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Windsor-Essex chapter protests Kinder Morgan fracked gas pipeline


Yesterday's protest against Kinder Morgan in Windsor. Photo by Randy Emerson.

Yesterday’s protest against Kinder Morgan in Windsor. Photo by Randy Emerson.

The Council of Canadians Windsor-Essex chapter protested against Texas-based energy giant Kinder Morgan yesterday.

The chapter joined with Idle No More and Windsor on Watch to express their solidarity with the protectors on Burnaby Mountain in British Columbia who have been working to stop the proposed expansion of Kinder Morgan’s Trans Mountain tar sands pipeline. The company wants to increase the capacity of that Alberta to BC pipeline from 300,000 barrels per day to 890,000 barrels per day. The project would produce an estimated 270 million tonnes of greenhouse gas emissions over a 35-year period.

In the process of organizing their solidarity protest, Windsor activists discovered that the Kinder Morgan Cochin pipeline ends in their city.

And so their event took place at the Plains Midstream Canada propane storage terminal on Matchette Road in the west end of Windsor. Kinder Morgan uses the Plains Midstream Canada Windsor-Sarnia pipeline to move propane and ethane. Kinder Morgan says, “In operation since 1979, the Cochin system transports propane from Fort Saskatchewan, Alberta, to Windsor, Ontario. In the United States, the Cochin pipeline passes through North Dakota, Minnesota, Iowa, Illinois, Indiana, Ohio and Michigan before crossing into Sarnia, Ontario.”

The company is now also set to move fracked gas from Ohio to Windsor.

This fall the Pittsburgh Post-Gazette reported, “Under the Utica To Ontario Pipeline Access (UTOPIA) project, Kinder Morgan will build and operate a 240-mile, 12-inch diameter pipeline from Harrison County, Ohio, to Kinder Morgan’s Cochin Pipeline near Riga, Mich., where the company would then move product eastward to Windsor, Ontario, in Canada. UTOPIA would transport previously refined or fractionated natural gas liquids, including ethane and propane, with an initial 50,000 barrels per day (b/d) of capacity, which is expandable to more than 75,000 b/d. …The pipeline is expected to be in service by early 2018.”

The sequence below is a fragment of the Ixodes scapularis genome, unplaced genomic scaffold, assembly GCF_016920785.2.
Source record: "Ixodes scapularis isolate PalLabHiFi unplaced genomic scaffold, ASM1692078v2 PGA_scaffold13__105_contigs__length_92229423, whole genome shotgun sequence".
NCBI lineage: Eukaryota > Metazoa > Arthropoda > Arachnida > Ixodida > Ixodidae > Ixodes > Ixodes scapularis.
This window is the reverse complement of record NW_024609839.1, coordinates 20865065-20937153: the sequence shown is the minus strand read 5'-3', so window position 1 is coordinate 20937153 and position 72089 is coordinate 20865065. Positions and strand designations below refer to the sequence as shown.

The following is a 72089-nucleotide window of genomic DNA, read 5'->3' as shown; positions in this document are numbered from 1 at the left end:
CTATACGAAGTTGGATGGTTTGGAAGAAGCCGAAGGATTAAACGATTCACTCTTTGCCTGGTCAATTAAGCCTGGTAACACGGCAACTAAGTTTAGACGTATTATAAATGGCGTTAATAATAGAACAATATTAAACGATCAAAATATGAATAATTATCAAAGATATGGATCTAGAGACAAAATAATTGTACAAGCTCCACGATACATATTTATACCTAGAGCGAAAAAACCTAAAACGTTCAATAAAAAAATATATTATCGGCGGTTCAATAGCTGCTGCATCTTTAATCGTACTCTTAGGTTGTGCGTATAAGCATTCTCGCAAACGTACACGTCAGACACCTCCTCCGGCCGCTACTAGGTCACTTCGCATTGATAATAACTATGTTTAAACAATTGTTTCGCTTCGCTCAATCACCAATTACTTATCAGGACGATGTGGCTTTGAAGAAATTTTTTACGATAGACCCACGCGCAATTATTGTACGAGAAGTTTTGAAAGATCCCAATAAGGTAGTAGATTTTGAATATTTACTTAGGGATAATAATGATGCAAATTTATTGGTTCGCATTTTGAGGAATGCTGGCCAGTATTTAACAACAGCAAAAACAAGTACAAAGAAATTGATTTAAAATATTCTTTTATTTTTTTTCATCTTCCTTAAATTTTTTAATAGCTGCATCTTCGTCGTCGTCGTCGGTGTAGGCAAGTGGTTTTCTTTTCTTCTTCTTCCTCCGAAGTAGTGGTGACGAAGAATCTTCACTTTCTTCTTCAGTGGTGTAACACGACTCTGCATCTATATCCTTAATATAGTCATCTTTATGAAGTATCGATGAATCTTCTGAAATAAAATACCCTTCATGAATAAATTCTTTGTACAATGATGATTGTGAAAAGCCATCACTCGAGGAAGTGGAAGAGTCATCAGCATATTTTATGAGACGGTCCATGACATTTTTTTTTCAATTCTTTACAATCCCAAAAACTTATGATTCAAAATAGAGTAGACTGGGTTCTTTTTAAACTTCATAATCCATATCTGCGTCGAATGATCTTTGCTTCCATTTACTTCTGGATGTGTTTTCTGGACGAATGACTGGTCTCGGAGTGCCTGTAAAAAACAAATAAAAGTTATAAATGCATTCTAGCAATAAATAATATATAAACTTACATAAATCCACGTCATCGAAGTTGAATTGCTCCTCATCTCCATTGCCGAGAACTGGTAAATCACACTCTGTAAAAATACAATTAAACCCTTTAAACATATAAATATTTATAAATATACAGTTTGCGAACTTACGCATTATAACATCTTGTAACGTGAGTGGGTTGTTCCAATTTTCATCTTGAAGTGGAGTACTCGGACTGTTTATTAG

Windsor-Essex chapter activist Randy Emerson says, “Had it not been for Burnaby, we may never had known the company was here. If Kinder Morgan persists in building a pipeline through Burnaby Mountain then maybe we should shine a light on ALL their pipelines.”

That could also include a 95,000 barrels per day condensate pipeline that Kinder Morgan Cochin wants to have between Texas and Alberta. The Vancouver Observer reported just last week, “Kinder Morgan Cochin LLC is now allowed to reverse and expand to build a 1,900-mile proposed pipeline to transport gas produced by hydraulic fracturing of the Eagle Ford Shale basin in Texas north into Alberta. It would carry gas condensate that is used to dilute the bitumen in the tar sands. The extra-thick oil produced in the tar sands needs to be cut with 30 per cent condensate so it can be carried, according to the Financial Post.”

That Financial Post article highlights, “Demand for condensate in Alberta is poised to skyrocket… The extra-thick oil is typically cut with 30% condensate so it can move in pipelines. By 2035, producers could require 893,000 barrels a day of the ultra-light oil, with imports making up 786,000 barrels of the total, National Energy Board data show.”

As Emerson says, “Stop Kinder Morgan.”